Amanda Ponzio-Mouttaki of Moroccan food and travel blog MarocMama spoke to MediaSource about the evolution of her blog, her relationship with PR, and how she measures blogging success.
Why did you start your blog?
I started MarocMama over seven years ago as a way to share my life as an American woman married to a Moroccan man. Initially, it was just a way to share recipes and life experiences, but today it’s more focused on global travel and life in Morocco. Just like life changes, so too has my blog evolved!
What has been the highlight so far?
I love meeting new people and sharing new experiences. As you might be able to imagine, living as an American Muslim girl in the Midwest USA, I had few people around me who could relate to my life. Through blogging I began meeting a lot of other people who could understand, and I found that sharing my experiences benefited them too. I also was able to launch a business in Marrakech from my website. Marrakech Food Tours was created in September 2014 as a way to combine all the things I love; connecting like minded people, sharing great food, and showcasing Moroccan culinary culture.
How do you measure the success of your blog?
It’s really easy to get sucked into the numbers game, and I’ll admit I’m guilty of doing this from time to time, but really success to me happens in the small things and comments I receive. Like the time I got an email from a mom who had adopted a child from an orphanage in Marrakech. She found my post after the adoption, but saw that I had done an online drive to buy baby mobiles for the children at the orphanage her son was in. She wrote to say thank you for that small thing, something that made her son’s early life just a little better. I have a lot of readers who send me comments thanking me for recommendations or letting me know they went to such and such place because of my recommendation. Creating an actual career from my blog has also been a huge check in the success column as well!
How do you decide which places/products to feature?
It’s important to me that whatever I feature has a tangible value to my readers. I won’t feature things that I haven’t used or that I wouldn’t use. I really feel I’ve developed a huge amount of trust with my audience, and I refuse to violate that trust no matter what the benefit to me personally may be.
How do you feel about sponsored content or advertorials?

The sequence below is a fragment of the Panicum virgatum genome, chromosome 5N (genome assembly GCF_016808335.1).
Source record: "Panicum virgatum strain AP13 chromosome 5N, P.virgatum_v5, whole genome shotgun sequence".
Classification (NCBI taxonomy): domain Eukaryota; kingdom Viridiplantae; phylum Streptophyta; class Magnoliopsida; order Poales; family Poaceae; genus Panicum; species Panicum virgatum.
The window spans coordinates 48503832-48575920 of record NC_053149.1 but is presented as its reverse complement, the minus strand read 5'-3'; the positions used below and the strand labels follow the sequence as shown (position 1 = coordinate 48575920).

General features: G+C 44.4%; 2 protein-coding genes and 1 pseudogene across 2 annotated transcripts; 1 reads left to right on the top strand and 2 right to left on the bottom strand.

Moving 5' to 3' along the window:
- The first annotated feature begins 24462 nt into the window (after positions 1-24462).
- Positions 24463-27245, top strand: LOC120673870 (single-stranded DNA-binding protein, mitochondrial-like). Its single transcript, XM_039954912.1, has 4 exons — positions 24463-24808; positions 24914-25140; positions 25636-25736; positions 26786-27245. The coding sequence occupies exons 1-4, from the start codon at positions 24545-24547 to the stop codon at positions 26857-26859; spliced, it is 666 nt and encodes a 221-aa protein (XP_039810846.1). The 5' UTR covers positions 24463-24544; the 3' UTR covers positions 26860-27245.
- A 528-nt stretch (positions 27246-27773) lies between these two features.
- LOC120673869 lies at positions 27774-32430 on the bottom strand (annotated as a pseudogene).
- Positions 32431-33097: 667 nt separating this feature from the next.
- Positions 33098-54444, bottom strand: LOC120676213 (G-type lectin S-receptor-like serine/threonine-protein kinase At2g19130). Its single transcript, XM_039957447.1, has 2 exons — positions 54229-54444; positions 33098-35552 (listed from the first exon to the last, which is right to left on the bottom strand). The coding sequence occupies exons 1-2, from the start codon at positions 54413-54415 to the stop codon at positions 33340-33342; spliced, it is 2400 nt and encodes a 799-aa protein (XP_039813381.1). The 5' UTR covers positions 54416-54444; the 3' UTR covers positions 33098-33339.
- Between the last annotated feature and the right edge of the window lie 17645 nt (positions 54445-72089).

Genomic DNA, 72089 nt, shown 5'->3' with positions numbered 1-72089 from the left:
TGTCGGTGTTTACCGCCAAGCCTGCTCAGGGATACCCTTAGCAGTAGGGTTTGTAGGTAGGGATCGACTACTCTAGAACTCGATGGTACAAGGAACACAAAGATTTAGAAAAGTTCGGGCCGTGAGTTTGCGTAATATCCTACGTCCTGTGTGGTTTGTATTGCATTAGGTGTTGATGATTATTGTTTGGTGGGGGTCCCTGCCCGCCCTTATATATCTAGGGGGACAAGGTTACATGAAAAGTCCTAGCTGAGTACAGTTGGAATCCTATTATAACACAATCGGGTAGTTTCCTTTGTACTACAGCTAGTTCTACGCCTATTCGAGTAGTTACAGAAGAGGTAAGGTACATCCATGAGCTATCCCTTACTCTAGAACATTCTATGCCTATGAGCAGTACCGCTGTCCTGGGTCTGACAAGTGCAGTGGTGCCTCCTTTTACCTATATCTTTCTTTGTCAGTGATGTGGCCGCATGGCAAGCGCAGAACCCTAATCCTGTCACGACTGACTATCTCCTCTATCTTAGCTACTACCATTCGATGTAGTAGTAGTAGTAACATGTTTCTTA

I think they do have a place for bloggers like myself who work hard to earn an income from their work. Blogging is fun, but there’s a lot of time, effort, and investment involved in delivering top notch content. If something fits my audience, and is something I could see myself including without compensation, then it fits. If not, well then you won’t see it included.
How do you feel about posting negative reviews?
I’m honest about everything – it’s actually a quality I’ve had forever. My friends growing up knew I was going to tell them straight out what I thought with no buffer. I carry that through on my blog. But I do try to find the bright spot in everything, or offer alternatives if I have a less than great experience. If I’m working with a company or a brand and I just can’t find something good to say, then I talk with the PR contact or owner and let them know, giving them an opportunity to rectify the situation. I will rarely write something that is completely negative, I just won’t recommend it.
How do you like to work with marketers and PR?
Living in Morocco it’s sometimes hard to get a good phone connection, so email is the preferred way to work together. If a marketer or PR firm reaches out to me on social media, I’m thrilled to take the conversation to email or offline. I have a business background, so I understand that this is business and try to work to determine the best outcome for both of us. I really like it when they have a very clear understanding of what they want or need. Although, it’s also enlightening when they come to me and say “we have xyz need and xyz budget what are some ideas you have that would appeal to your readers?” To sum it up, have an open line of communication, clear goals, and a budget in place to make it happen.
How do PR professionals get in your good books?
A way to get on my good side is to recognise that the work I do is just as important as the work you do. It takes time, effort, and energy on my part to create something that will benefit your clients. This means it also requires fair compensation. I think the quickest way to get on my bad side is asking me (or any blogger) to publish, or work, for free. Another is not doing any research on the blogger you’re contacting ahead of time to see if it would be a good fit – it needs to be mutually beneficial and make sense.